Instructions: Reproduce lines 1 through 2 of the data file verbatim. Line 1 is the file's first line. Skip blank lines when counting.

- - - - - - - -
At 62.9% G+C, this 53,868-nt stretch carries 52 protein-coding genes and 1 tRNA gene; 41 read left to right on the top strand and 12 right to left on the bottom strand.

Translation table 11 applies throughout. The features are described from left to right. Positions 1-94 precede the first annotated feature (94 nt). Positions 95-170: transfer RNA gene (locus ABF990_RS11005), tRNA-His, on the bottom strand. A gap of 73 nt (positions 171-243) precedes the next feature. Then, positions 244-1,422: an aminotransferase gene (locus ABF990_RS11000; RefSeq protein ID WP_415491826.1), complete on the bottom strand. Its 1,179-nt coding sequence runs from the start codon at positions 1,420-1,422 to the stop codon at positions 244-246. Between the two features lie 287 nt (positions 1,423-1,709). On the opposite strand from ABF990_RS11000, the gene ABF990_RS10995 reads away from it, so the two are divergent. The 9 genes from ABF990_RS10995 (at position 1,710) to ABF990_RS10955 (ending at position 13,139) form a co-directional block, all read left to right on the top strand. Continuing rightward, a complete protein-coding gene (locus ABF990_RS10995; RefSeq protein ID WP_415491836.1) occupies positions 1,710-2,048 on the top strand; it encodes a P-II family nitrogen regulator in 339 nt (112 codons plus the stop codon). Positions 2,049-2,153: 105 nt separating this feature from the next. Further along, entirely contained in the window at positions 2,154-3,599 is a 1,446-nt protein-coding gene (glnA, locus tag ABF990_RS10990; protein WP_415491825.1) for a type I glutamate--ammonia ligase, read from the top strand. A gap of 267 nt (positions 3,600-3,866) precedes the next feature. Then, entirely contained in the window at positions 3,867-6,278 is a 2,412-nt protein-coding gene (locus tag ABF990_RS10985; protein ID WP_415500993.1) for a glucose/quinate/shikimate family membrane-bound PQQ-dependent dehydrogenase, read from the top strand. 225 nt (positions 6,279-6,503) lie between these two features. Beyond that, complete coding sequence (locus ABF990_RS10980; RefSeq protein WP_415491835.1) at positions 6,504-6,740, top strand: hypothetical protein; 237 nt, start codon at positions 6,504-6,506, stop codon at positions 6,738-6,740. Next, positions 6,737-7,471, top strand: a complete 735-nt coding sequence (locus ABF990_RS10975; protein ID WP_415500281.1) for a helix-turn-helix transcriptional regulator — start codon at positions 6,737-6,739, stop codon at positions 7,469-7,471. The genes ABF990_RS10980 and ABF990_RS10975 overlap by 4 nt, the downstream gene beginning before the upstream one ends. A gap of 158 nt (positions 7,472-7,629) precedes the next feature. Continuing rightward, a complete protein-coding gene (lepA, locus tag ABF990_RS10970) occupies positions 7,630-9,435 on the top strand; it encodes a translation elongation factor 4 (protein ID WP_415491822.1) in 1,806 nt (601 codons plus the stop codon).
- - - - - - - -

At 62.9% G+C, this 53,868-nt stretch carries 52 protein-coding genes and 1 tRNA gene; 41 read left to right on the top strand and 12 right to left on the bottom strand.

Translation table 11 applies throughout. The features are described from left to right. Positions 1-94 precede the first annotated feature (94 nt). Positions 95-170: transfer RNA gene (locus ABF990_RS11005), tRNA-His, on the bottom strand. A gap of 73 nt (positions 171-243) precedes the next feature. Then, positions 244-1,422: an aminotransferase gene (locus ABF990_RS11000; RefSeq protein ID WP_415491826.1), complete on the bottom strand. Its 1,179-nt coding sequence runs from the start codon at positions 1,420-1,422 to the stop codon at positions 244-246. Between the two features lie 287 nt (positions 1,423-1,709). On the opposite strand from ABF990_RS11000, the gene ABF990_RS10995 reads away from it, so the two are divergent. The 9 genes from ABF990_RS10995 (at position 1,710) to ABF990_RS10955 (ending at position 13,139) form a co-directional block, all read left to right on the top strand. Continuing rightward, a complete protein-coding gene (locus ABF990_RS10995; RefSeq protein ID WP_415491836.1) occupies positions 1,710-2,048 on the top strand; it encodes a P-II family nitrogen regulator in 339 nt (112 codons plus the stop codon). Positions 2,049-2,153: 105 nt separating this feature from the next. Further along, entirely contained in the window at positions 2,154-3,599 is a 1,446-nt protein-coding gene (glnA, locus tag ABF990_RS10990; protein WP_415491825.1) for a type I glutamate--ammonia ligase, read from the top strand. A gap of 267 nt (positions 3,600-3,866) precedes the next feature. Then, entirely contained in the window at positions 3,867-6,278 is a 2,412-nt protein-coding gene (locus tag ABF990_RS10985; protein ID WP_415500993.1) for a glucose/quinate/shikimate family membrane-bound PQQ-dependent dehydrogenase, read from the top strand. 225 nt (positions 6,279-6,503) lie between these two features. Beyond that, complete coding sequence (locus ABF990_RS10980; RefSeq protein WP_415491835.1) at positions 6,504-6,740, top strand: hypothetical protein; 237 nt, start codon at positions 6,504-6,506, stop codon at positions 6,738-6,740. Next, positions 6,737-7,471, top strand: a complete 735-nt coding sequence (locus ABF990_RS10975; protein ID WP_415500281.1) for a helix-turn-helix transcriptional regulator — start codon at positions 6,737-6,739, stop codon at positions 7,469-7,471. The genes ABF990_RS10980 and ABF990_RS10975 overlap by 4 nt, the downstream gene beginning before the upstream one ends. A gap of 158 nt (positions 7,472-7,629) precedes the next feature. Continuing rightward, a complete protein-coding gene (lepA, locus tag ABF990_RS10970) occupies positions 7,630-9,435 on the top strand; it encodes a translation elongation factor 4 (protein ID WP_415491822.1) in 1,806 nt (601 codons plus the stop codon).